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Private International Law Aspects of Freezing Injunctions



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Saranovic, Filip 


The Commercial Court in London is frequently dealing with applications for a freezing injunction. The vast majority of academic literature and court decisions directly or indirectly adopt the view that freezing injunctions have stood the test of time and are so frequently granted in commercial litigation that there is no need for any serious concern about their scope, let alone the need to identify and question the legitimacy of the justifications for their existence. Contrary to the traditional view, this thesis has identified equipage equality as the primary function of freezing injunctions. This recognition that freezing injunctions seek to establish a level-playing field in litigation has led the author to conclude that the current scope of the relief is excessively claimant-friendly and involves illegitimate interference with the sovereignty of foreign states. Taking into account the tactical reasons for seeking a freezing injunction, the author challenges the current interpretation of the substantive preconditions for granting the relief. Their current interpretation does not strike a fair balance between the interests of the parties. The author argues that these concerns are exacerbated by the current international scope of freezing injunctions due to the insufficient regard for the principles of public international law. The encroachment on the jurisdiction of foreign states undermines equipage equality by enabling claimants to make multiple applications for interim relief in respect of the same assets. In the light of the above, the author has sought to make a range of proposals to restrict the scope of freezing injunctions with the aim of bringing the relief in line with equipage equality.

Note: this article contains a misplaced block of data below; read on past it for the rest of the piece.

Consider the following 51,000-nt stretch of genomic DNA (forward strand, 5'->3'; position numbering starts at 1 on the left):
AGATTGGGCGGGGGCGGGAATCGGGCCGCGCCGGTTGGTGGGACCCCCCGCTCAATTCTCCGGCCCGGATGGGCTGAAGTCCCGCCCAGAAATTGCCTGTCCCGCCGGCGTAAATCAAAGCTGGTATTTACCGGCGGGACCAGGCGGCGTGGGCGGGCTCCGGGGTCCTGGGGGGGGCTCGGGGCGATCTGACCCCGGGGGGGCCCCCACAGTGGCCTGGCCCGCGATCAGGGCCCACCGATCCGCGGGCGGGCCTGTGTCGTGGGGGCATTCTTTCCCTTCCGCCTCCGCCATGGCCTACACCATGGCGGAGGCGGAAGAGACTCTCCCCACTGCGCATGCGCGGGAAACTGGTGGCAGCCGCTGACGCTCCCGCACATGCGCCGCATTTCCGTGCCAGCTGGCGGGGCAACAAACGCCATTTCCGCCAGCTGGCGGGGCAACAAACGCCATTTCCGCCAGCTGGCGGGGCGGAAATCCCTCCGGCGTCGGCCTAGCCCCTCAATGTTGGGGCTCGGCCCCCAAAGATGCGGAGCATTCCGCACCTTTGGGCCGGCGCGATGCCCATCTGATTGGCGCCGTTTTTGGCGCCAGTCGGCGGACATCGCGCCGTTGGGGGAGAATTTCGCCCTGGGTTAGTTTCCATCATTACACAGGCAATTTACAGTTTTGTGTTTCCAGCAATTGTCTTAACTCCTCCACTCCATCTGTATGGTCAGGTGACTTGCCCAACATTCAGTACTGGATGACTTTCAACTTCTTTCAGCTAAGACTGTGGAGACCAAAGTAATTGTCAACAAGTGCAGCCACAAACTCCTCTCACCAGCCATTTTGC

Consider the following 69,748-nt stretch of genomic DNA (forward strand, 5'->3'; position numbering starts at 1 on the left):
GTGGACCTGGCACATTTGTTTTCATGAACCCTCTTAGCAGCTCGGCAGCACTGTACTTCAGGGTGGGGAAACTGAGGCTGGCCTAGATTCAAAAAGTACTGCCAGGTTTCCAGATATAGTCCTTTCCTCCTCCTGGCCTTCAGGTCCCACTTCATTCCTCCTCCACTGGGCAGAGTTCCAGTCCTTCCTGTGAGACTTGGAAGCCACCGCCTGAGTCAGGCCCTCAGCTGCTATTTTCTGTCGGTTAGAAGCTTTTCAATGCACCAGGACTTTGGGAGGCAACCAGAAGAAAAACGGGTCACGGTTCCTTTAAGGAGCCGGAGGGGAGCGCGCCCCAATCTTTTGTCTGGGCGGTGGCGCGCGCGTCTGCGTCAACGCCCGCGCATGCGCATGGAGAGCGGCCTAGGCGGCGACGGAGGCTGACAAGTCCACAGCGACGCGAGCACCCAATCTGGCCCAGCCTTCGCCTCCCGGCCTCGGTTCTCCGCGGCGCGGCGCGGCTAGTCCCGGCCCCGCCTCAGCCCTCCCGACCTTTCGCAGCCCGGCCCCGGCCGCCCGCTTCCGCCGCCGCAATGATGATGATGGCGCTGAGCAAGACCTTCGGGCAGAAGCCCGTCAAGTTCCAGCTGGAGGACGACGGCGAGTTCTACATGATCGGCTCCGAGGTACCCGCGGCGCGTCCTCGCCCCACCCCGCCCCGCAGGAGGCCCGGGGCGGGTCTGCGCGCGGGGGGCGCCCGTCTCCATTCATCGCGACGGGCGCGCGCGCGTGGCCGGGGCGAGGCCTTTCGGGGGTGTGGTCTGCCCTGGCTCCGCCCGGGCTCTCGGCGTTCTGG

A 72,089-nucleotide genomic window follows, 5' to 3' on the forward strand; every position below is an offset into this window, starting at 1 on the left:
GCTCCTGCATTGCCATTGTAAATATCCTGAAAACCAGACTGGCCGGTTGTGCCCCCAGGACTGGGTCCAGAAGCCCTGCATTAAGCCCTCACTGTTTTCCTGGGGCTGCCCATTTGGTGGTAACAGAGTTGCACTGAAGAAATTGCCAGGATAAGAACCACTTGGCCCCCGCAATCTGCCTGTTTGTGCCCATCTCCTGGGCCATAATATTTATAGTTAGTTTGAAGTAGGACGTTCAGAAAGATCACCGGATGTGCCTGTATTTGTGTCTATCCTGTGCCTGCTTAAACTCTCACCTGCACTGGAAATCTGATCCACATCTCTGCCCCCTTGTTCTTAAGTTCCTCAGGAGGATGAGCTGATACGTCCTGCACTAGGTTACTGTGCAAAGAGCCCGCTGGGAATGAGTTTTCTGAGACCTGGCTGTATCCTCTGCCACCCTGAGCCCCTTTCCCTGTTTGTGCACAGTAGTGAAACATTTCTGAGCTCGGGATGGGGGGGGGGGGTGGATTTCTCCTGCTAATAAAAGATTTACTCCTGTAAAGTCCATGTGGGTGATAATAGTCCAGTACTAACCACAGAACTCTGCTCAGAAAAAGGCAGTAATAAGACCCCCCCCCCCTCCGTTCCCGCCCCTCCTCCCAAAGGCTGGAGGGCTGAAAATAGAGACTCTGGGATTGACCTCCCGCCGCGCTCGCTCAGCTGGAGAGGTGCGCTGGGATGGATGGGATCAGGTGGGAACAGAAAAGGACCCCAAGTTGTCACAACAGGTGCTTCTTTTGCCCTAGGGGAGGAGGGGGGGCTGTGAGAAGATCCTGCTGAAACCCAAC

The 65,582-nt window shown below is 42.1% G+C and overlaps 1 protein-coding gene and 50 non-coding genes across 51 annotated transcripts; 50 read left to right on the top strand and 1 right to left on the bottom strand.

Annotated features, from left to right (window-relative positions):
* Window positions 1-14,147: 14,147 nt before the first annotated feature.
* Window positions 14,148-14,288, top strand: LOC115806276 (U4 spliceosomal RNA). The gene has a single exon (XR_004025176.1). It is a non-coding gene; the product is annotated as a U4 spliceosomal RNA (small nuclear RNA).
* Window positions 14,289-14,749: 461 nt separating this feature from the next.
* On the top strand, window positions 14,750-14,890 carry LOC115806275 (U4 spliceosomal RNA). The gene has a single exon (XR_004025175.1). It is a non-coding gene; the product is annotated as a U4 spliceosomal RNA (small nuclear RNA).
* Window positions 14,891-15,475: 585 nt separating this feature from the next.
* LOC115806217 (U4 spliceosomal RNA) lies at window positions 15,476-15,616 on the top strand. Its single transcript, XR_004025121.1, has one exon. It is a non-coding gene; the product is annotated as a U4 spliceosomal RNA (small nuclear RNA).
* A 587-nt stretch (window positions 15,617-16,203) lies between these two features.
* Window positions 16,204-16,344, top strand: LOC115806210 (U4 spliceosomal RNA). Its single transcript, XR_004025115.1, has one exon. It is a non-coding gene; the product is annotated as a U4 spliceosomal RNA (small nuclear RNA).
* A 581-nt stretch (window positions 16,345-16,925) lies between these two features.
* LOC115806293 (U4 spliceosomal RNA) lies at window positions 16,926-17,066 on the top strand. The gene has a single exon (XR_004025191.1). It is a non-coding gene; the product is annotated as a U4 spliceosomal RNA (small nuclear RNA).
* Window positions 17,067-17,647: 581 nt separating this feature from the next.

Rogerson, Pippa


Private International Law, Conflict of Laws, Freezing Injunctions, Mareva Injunctions, Jurisdiction, Equitable remedies, Civil Procedure


Doctor of Philosophy (PhD)

Awarding Institution

University of Cambridge